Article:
One of the best things about the bi-coastal concert series “It’s a School Night,” is the ability to catch up and coming performers before they become household names. You get a cheap ticket and mainly intimate venues to explore new music and this past Monday night at Baby’s All Right was no exception as Bishop Briggs got another chance to make New York crowds take notice.
Opening for Briggs, in between DJ Chris Douridas’ sets, was D.C. based Shaed. Previously know as The Walking Sticks, the duo featuring Spencer and Max Ernst became Shaed after adding singer Chelsea Lee to their lineup. This is a poppy synth trio that leaves enough space in their songs to let Lee’s shimmering voice shine through. Lee bobbed her head and smiled throughout their short set. Each new song seemed to make that smile grow wider and wider as the crowd hopped up and down. There is a trip hop element to their music but one that doesn’t overshadow the feeling that this band lets enough sunshine into their tunes. Just want you want in time for the hot and humid New York summer ahead.
Headlining the night was Bishop Briggs, who takes her stage name after her parents hometown of Bishopbriggs, Scotland. Briggs can be found over all those heat seeking type charts. And with the pulsating revival feel she brings on her standout single, “River,” it’s easy to see why.
There is an immediate vulnerable quality to Briggs music. You know you’re watching an artist open their soul to you when she performs. She might not talk too much to the crowd but she smiles when needed and moves infectiously across the floor. When she belts out lyrics like “ Choke this love till the veins start to shiver / One last breath till the tears start to wither / Run me like a river / Shut your mouth and run me like river,” you can see the passion etched across her face. I couldn’t help but think of Meg Myers as Briggs took hold of the crowd that night.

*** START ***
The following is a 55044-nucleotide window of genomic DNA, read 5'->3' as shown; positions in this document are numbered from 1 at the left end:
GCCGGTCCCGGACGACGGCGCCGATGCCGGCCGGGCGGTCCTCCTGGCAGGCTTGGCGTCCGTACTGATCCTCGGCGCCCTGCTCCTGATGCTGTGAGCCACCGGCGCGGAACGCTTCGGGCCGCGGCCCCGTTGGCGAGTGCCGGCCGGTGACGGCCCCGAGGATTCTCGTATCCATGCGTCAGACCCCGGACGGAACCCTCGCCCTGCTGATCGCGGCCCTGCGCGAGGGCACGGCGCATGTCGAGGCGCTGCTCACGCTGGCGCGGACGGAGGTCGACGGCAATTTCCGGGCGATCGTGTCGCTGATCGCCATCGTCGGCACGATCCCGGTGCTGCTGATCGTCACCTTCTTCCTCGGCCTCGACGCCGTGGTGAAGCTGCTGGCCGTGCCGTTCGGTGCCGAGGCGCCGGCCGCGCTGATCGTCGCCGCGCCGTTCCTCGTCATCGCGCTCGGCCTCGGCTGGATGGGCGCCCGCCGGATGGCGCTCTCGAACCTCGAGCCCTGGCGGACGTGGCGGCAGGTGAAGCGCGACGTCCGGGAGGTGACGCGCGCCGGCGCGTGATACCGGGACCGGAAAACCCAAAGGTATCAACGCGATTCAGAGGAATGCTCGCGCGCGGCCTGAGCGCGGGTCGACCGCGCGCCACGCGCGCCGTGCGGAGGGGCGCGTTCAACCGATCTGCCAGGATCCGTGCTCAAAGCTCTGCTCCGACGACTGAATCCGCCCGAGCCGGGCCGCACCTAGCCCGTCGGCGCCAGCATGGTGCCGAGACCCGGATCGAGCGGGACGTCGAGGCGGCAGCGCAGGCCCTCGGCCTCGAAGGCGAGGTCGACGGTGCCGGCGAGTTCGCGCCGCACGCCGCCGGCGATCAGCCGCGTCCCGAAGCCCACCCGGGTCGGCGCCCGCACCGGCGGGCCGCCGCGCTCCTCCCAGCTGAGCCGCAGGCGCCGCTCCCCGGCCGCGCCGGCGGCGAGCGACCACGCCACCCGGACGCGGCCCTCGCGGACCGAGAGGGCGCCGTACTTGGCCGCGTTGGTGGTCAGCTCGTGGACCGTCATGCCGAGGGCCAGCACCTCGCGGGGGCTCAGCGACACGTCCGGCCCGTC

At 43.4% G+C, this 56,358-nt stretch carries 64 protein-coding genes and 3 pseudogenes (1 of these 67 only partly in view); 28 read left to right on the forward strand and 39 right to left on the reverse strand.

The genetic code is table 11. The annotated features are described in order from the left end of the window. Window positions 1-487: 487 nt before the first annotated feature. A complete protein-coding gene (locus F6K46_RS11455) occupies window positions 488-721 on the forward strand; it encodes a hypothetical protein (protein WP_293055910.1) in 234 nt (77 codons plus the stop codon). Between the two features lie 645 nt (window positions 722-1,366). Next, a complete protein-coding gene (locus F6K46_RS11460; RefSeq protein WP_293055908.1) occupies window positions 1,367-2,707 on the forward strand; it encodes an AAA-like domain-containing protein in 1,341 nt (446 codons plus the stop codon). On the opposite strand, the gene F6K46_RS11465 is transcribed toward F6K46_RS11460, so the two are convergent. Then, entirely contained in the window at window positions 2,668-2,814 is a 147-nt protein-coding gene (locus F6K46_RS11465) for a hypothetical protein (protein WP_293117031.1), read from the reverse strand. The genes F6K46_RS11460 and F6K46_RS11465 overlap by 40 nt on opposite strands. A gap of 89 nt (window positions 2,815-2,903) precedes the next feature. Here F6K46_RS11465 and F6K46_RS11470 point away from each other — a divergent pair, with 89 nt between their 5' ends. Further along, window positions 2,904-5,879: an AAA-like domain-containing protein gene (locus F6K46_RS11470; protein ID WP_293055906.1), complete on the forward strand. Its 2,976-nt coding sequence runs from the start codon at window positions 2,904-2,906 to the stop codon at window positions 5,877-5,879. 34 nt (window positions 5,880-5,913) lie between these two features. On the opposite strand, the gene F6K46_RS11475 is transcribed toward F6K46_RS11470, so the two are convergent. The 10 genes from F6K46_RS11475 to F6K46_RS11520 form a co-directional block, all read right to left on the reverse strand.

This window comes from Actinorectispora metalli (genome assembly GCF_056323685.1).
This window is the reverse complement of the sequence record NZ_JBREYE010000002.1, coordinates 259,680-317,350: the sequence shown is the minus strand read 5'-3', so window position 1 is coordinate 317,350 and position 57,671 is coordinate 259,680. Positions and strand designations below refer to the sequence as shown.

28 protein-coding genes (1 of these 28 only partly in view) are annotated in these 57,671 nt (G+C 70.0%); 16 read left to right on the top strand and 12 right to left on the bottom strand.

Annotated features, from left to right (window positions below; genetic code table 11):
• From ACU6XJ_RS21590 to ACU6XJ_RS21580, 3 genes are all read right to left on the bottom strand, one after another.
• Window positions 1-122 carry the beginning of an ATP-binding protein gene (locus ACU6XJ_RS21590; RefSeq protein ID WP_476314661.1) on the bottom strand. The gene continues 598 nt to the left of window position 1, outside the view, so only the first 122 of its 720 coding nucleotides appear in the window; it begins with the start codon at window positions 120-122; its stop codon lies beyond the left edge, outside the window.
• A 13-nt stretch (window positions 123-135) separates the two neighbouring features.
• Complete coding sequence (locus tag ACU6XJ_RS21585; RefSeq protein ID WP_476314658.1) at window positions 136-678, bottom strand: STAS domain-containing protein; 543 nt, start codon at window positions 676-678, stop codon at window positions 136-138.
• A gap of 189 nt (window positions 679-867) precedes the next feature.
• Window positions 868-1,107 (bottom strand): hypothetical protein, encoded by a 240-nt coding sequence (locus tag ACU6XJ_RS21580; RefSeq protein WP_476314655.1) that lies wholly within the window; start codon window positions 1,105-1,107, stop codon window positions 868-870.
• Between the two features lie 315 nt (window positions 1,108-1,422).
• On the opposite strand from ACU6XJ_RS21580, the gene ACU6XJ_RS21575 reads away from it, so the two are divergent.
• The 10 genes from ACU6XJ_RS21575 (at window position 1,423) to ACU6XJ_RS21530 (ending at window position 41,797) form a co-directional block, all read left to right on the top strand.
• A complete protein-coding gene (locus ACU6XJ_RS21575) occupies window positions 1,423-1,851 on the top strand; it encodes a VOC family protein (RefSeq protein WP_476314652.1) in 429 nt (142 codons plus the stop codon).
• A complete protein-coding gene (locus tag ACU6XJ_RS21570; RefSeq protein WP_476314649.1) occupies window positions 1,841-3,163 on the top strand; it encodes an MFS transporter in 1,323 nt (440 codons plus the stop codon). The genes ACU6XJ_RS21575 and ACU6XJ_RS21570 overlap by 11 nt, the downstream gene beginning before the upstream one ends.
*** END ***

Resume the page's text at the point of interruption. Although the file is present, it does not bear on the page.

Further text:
She fully embraces her demons and uses pulse-pounding beats throughout her songs. This just amplifies the sadness she sends forth, but oh does it feel so good. You just want to scream out “Hell yes!” to each of her choruses. You want to clap along. You want to shake your head and give yourself unto her like she’s leading a sermon commanding you to release the darkness brewing inside of you.
Briggs always seems ready to leap into the air and yet her feet never totally leave the stage. Almost like she’s afraid she’s going to lose control of the deadly magic she’s conjuring if she jumps too high.
Briggs smiled as one audience member yelled out “How about an album?” And at the moment I wanted to yell “Hell yes!”
Article: Omar Kasrawi